Cradling a huge bunch of broccoli rabe in my arms I begin to anticipate my favorite dinner. Slow cooked with white kidney beans and a little white wine, laced with Romano cheese and served over pasta, please.
So good, so yummy. My daughter shares this passion with me. We can dive into a huge bowl of these greens with pasta and polish it right off. My husband thinks we are mad and says a polite "no thanks". Broccoli rabe isn't for everyone I suppose. The bitter green takes some getting used to . It is featured in Italian cooking and I for one can't get enough of it. Bitter greens are said to be the secret to longevity for many cultures. I'm thinking of Greeks and Italians, and what is known as the Mediterranean diet. Beans, dark leafy vegetables and wine are all part of what is believed to be the best defence against certain diseases. Well, the jury may still be out on that, but it sounds good to me.
The Chinese know their greens too and broccoli rabe can easily be found in Chinese markets year round. The batch I am about to prepare came from the farmers market at Atlas Park, here in Queens. It's a tiny market with only two produce stands, but at this time of year everything is in abundance and as usual I come home with my bags stuffed.
The broccoli rabe, like spinach and other greens, cooks down very quickly, so if you are feeding a big group be sure to buy a lot. One pound for two people is not excessive, once you trim the stems and chop it up it can cook down to just over a cup. And for this dish, unless I am thinking well in advance (which I am not) I will use canned cannelloni beans.
Amanda, this dish is hearty and robust, with an earthy creaminess from the beans. Think rustic Italian. What do you suggest for a wine?
Broccoli Rabe & White Beans with Fusilli
1 large bunch of Broccoli Rabe, stems trimmed off and leaves coarsely chopped
1/4 cup olive oil
4 garlic cloves minced
1/2 teas. red pepper flakes
1 shallot minced
1 teas. salt
1 can Cannelloni Beans (white kidney beans) drained and rinsed
1/2 cup white wine
1/2 lb dry fussili (or penne, if you prefer)
1/4 cup grated Romano (my daughter and I prefer Romano cheese to Parmesan, or when we can afford it Parmigiano-Reggiano, but any of those will do)
3 Tbs. chopped basil
2 Tbs. Extra Virgin Olive Oil
Soak chopped Broccoli Rabe leaves in a bowl of cold water to rinse , then drain in a colander and set aside. Heat the Olive oil in a pan and add the garlic, red pepper flakes and shallot. Cook about 7 minutes till the garlic and shallot begin to soften and turn golden. Add the broccoli rabe (it can still be damp from the rinse water) and salt and allow the leaves to wilt down, about 5 minutes. Add the beans and the white wine and stir to combine. Simmer for about 15 minutes on low heat to allow flavors to blend. The beans should start to break down a bit and the wine will begin to be absorbed. Don't let the pan get too dry. In a separate pot cook the fussili as directed until al dente. I like to add the hot pasta water into the broccoli rabe pan as it is cooking a quarter cup or so at a time to keep the greens moist. You want the sauce to be loose, but not watered down. Add the cooked drained pasta to the greens and add cheese to taste. Add the basil and toss so that the pasta is coated with the sauce. Finish with some good quality olive oil drizzled on top.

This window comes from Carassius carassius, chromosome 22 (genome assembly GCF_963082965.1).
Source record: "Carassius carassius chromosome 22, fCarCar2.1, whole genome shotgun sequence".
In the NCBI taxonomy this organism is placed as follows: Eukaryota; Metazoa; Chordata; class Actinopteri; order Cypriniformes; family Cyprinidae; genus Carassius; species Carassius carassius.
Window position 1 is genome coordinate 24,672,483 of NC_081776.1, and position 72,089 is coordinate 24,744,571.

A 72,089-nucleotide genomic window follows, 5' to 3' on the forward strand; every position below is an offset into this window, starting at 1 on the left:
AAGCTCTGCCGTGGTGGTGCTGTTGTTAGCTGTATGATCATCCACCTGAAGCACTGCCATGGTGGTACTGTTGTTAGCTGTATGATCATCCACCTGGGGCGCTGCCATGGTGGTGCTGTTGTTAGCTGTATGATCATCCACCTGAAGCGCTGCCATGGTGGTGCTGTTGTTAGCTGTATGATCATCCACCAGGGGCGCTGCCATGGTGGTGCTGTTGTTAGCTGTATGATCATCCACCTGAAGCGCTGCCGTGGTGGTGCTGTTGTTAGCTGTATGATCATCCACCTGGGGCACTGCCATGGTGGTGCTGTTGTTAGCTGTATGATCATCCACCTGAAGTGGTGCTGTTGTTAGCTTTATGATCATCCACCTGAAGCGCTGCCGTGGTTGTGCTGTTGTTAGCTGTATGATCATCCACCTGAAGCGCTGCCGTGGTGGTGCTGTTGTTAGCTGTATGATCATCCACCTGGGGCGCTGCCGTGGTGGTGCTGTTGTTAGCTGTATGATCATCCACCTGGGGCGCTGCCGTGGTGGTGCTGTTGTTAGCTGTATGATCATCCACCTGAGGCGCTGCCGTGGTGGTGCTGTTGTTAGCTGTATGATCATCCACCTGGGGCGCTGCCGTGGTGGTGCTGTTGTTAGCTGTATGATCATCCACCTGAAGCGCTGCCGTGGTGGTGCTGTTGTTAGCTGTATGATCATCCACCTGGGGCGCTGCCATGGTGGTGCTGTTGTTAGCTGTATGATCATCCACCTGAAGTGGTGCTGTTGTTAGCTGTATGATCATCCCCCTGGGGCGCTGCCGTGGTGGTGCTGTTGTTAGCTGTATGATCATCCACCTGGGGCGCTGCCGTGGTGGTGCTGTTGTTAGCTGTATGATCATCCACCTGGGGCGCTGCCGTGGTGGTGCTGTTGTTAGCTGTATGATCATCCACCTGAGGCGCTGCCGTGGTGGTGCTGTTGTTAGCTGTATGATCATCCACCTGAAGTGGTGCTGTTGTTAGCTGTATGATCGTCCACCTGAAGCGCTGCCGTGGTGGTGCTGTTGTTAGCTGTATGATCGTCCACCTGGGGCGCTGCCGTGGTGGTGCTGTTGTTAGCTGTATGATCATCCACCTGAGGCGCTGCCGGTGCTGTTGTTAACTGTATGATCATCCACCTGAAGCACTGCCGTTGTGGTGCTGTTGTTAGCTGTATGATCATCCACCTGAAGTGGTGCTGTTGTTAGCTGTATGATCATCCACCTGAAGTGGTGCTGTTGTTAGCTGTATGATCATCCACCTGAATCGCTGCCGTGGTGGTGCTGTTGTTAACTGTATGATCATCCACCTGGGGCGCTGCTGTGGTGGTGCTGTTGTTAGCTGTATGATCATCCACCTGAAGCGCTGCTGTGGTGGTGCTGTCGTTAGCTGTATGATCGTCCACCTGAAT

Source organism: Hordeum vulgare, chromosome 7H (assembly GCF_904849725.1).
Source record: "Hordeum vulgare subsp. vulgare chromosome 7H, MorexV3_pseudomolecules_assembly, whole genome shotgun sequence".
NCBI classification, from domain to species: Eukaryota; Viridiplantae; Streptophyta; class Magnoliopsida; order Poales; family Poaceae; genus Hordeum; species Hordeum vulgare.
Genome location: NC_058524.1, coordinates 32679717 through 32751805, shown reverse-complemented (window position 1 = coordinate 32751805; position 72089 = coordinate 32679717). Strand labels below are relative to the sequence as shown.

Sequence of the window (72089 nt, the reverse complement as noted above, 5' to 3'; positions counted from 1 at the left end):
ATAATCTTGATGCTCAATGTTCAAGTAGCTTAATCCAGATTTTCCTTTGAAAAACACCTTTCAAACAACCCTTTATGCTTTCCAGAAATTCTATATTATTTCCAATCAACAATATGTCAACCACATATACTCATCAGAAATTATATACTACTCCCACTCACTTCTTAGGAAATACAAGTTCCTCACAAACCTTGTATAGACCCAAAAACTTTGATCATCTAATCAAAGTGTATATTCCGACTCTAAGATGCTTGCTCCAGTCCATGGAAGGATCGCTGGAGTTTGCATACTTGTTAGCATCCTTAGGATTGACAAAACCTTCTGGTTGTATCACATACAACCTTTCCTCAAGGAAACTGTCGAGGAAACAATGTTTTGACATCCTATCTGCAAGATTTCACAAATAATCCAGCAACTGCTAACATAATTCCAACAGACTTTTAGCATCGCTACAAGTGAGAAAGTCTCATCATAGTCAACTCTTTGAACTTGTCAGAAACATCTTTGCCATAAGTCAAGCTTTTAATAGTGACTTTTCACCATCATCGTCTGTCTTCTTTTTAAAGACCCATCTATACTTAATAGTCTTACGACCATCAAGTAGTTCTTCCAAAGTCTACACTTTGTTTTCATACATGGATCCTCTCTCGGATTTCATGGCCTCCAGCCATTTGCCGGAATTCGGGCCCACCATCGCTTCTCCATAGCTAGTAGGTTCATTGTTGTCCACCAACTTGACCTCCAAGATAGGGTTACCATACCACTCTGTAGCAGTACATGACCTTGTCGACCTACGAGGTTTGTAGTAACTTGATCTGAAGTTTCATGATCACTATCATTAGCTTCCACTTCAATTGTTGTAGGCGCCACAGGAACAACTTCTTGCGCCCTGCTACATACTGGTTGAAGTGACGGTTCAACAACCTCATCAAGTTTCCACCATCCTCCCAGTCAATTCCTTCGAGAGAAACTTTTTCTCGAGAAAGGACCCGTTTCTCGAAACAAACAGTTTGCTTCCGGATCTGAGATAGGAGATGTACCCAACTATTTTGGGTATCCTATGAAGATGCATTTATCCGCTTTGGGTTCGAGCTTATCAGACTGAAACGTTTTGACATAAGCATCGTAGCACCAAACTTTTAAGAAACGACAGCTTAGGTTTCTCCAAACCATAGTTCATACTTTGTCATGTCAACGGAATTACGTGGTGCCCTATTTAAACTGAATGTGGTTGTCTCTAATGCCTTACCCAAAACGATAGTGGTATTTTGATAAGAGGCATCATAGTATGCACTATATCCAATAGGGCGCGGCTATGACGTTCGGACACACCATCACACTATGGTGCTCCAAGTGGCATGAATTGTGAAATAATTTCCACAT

This dish traditionally calls for white beans, but pink beans taste pretty great too!
I am a huge fan of Broccoli Rabe! But, as is usually the case, I have just one or two ways I prepare it. Now I can add a third! Two wines, a red and white, from the same producer immediately come to mind. Last May, I was fortunate enough to have an authentic Sicilian food and wine pairing with Guiseppe Tasca d'Almerita, from the estate of the same name. He led us through a "typical" lunch at a Sicilian restaurant in Wyckoff, NJ. This "typical" lunch spanned the course three hours of intense eating and drinking. It was probably the best food/wine experience I have had to date. Tasca d'Almerita is currently one of Sicily's leading wineries. While they have some higher-priced, incredible wines, they also produce some inexpensive gems as well. One of the wines we enjoyed was the 2007 Leone, a white made from a blend of 85% Catarratto and 15% Chardonnay. While Catarratto is only grown in Sicily, it is Italy's most cultivated varietal. This wine is full of depth and elegance. It offers beautiful aromatics, and a rich, round palate. While the Leone offers plenty of fruit, there is also minerality and earthiness to it. The Chardonnay gives a creaminess to the wine which works well with the beans. The Leone retails for about $15.
myself, Giuseppe, and Chuck Russo
For the red, I was thinking Nero d'Avola. It is the most important red grape in Sicily. Tasca d'Almerita makes Lamuri, which is made from this varietal. You mentioned "think Rustic Italian" and I think this wine fits that description. It is incredibly rich with lots of spice, vanilla and coffee aromas. It is medium in body, and should pair particularly well with Mediterranean fare. Nero d'Avola is often compared to Syrah in that it typically produces "bigger" wines with sweet fruit and peppery flavors. The Tasca d'Almerita Lamuri retails for about $17. Both wines present a terrific bang for the buck.